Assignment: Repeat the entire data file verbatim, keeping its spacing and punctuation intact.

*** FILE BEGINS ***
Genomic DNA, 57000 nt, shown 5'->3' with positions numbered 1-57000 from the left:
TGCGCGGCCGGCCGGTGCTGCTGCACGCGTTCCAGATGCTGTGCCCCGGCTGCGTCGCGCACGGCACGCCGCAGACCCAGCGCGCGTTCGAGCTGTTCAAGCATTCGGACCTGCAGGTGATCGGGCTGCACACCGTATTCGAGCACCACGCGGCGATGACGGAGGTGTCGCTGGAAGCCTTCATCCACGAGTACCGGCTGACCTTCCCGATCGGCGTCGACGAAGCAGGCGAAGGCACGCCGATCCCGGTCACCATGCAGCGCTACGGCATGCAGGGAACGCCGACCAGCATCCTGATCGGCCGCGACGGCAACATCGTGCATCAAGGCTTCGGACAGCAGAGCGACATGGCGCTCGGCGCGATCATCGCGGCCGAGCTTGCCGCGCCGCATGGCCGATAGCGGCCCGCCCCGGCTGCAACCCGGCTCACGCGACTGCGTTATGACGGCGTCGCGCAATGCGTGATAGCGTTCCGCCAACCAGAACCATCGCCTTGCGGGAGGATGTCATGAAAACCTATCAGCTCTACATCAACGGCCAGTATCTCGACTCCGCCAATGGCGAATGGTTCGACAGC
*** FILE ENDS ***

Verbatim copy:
Genomic DNA, 57000 nt, shown 5'->3' with positions numbered 1-57000 from the left:
TGCGCGGCCGGCCGGTGCTGCTGCACGCGTTCCAGATGCTGTGCCCCGGCTGCGTCGCGCACGGCACGCCGCAGACCCAGCGCGCGTTCGAGCTGTTCAAGCATTCGGACCTGCAGGTGATCGGGCTGCACACCGTATTCGAGCACCACGCGGCGATGACGGAGGTGTCGCTGGAAGCCTTCATCCACGAGTACCGGCTGACCTTCCCGATCGGCGTCGACGAAGCAGGCGAAGGCACGCCGATCCCGGTCACCATGCAGCGCTACGGCATGCAGGGAACGCCGACCAGCATCCTGATCGGCCGCGACGGCAACATCGTGCATCAAGGCTTCGGACAGCAGAGCGACATGGCGCTCGGCGCGATCATCGCGGCCGAGCTTGCCGCGCCGCATGGCCGATAGCGGCCCGCCCCGGCTGCAACCCGGCTCACGCGACTGCGTTATGACGGCGTCGCGCAATGCGTGATAGCGTTCCGCCAACCAGAACCATCGCCTTGCGGGAGGATGTCATGAAAACCTATCAGCTCTACATCAACGGCCAGTATCTCGACTCCGCCAATGGCGAATGGTTCGACAGC